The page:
A Case For Images

After speaking with Luke Kanies at OpsCamp, and reading his good and oft-quoted article “Golden Image or Foil Ball?“, I was thinking pretty hard about the use of images in our new automated infrastructure.  He’s pretty against them.  After careful consideration, however, I think judicious use of images is the right thing to do.

My top level thoughts on why to use images.

  1. Speed – Starting a prebuilt image is faster than reinstalling everything on an empty one.  In the world of dynamic scaling, there’s a meaningful difference between a “couple minute spinup” and a “fifteen minute spinup.”
  2. Reliability – The more work you are doing at runtime, the more there is to go wrong.  I bet I’m not the only person who has run the same compile and install on three allegedly identical Linux boxen and had it go wrong somehow on one of ’em.  And the more stuff you’re pulling to build your image, the more failure points you have.
  3. Flexibility – Dynamically building from stem cell kinda makes sense if you’re using 100% free open source and have everything automated.  What if, however, you have something that you need to install that just hasn’t been scripted – or is very hard to script?  Like an install of some half-baked Windows software that doesn’t have a command line installer and you don’t have a tool that can do it?  In that case, you really need to do the manual install in non-realtime as part of a image build.  And of course many suppliers are providing software as images themselves nowadays.
  4. Traceability – What happens if you need to replicate a past environment?  Having the image is going to be a 100% effective solution to that, even likely to be sufficient for legal reasons.  “I keep a bunch of old software repo versions so I can mostly build a machine like it” – somewhat less so.

In the end, it’s a question of using intermediate deliverables.  Do you recompile all the code and every third party package every time you build a server?  No, you often use binaries – it’s faster and more reliable.  Binaries are the app guys’ equivalent of “images.”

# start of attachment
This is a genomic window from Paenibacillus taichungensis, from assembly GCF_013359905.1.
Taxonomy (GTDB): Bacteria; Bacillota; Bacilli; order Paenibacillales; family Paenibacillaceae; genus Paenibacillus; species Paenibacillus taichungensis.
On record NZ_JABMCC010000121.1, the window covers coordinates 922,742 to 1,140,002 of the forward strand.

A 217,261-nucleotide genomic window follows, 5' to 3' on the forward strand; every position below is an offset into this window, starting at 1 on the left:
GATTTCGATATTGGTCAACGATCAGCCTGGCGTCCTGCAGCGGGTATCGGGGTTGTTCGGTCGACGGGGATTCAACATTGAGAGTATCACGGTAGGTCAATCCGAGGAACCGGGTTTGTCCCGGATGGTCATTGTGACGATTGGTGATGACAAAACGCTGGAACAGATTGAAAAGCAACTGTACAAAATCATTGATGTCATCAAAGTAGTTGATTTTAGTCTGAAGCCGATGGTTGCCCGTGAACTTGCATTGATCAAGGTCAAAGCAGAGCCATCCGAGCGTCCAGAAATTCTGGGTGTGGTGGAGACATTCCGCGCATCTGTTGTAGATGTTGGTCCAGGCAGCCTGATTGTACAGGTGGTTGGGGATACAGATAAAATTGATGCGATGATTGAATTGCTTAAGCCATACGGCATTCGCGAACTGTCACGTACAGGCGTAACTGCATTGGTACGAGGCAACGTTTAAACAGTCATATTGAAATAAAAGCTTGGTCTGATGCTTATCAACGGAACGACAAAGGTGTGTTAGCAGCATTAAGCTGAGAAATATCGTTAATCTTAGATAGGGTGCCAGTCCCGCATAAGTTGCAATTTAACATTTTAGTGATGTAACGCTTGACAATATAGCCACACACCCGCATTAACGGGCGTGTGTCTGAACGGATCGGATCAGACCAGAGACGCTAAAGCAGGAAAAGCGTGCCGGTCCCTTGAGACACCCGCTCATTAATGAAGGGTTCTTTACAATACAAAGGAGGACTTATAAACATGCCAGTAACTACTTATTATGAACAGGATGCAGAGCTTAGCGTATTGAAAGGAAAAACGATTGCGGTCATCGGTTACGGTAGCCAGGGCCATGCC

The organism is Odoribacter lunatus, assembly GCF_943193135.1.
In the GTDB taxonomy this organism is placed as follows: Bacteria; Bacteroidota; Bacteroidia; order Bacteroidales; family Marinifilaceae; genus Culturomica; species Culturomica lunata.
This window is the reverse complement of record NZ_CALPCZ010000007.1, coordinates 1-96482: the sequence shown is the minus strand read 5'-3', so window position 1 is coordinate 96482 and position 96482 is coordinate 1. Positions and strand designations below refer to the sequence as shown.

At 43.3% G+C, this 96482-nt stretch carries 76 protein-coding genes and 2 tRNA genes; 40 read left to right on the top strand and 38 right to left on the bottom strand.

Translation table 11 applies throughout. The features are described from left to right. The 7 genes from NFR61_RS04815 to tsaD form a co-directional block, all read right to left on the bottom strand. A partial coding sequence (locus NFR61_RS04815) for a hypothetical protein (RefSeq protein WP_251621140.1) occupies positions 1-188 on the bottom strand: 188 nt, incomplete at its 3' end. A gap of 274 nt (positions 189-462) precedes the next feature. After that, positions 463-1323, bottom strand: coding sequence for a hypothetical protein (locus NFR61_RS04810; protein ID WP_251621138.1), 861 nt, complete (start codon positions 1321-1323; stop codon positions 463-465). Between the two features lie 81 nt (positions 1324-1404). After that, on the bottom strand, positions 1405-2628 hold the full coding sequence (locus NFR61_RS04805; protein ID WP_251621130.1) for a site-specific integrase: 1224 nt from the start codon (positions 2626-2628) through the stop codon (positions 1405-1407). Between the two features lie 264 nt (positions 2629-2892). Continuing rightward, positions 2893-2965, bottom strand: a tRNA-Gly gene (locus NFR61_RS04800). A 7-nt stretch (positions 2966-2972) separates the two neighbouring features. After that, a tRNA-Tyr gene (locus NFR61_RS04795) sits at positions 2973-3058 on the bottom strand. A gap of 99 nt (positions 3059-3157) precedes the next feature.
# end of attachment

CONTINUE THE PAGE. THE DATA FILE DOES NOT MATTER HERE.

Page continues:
To address Luke’s three concerns from his article specifically:

  1. Image sprawl – if you use images, you eventually have a large library of images you have to manage.  This is very true – but you have to manage a lot of artifacts all up and down the chain anyway.  Given the “manual install” and “vendor supplied image” scenarios noted above, if you can’t manage images as part of your CM system than it’s just not a complete CM system.
  2. Updating your images – Here, I think Luke makes some not entirely valid assumptions.  He notes that once you’re done building your images, you’re still going to have to make changes in the operational environment (“bootstrapping”).  True.  But he thinks you’re not going to use the same tool to do it.  I’m not sure why not – our approach is to use automated tooling to build the images – you don’t *want* to do it manually for sure – and Puppet/Chef/etc. works just fine to do that.  So if you have to update something at the OS level, you do that and let your CM system blow everything on top – and then burn the image.  Image creation and automated CM aren’t mutually exclusive – the only reason people don’t use automation to build their images is the same reason they don’t always use automation on their live servers, which is “it takes work.”  But to me, since you DO have to have some amount of dynamic CM for the runtime bootstrap as well, it’s a good conservation of work to use the same package for both. (Besides bootstrapping, there’s other stuff like moving content that shouldn’t go on images.)
  3. Image state vs running state – This one puzzles me.  With images, you do need to do restarts to pull in image-based changes.  But with virtually all software and app changes you have to as well – maybe not a “reboot,” but a “service restart,” which is virtually as disruptive.  Whether you “reboot  your database server” or “stop and start your database server, which still takes a couple minutes”, you are planning for downtime or have redundancy in place.  And in general you need to orchestrate the changes (rolling restarts, etc.) in a manner that “oh, pull that change whenever you want to Mr. Application Server” doesn’t really work for.

In closing, I think images are useful.  You shouldn’t treat them as a replacement for automated CM – they should be interim deliverables usually generated by, and always managed by, your automated CM.  If you just use images in an uncoordinated way, you do end up with a foil ball.  With sufficient automation, however, they’re more like Russian nesting dolls, and have advantages over starting from scratch with every box.

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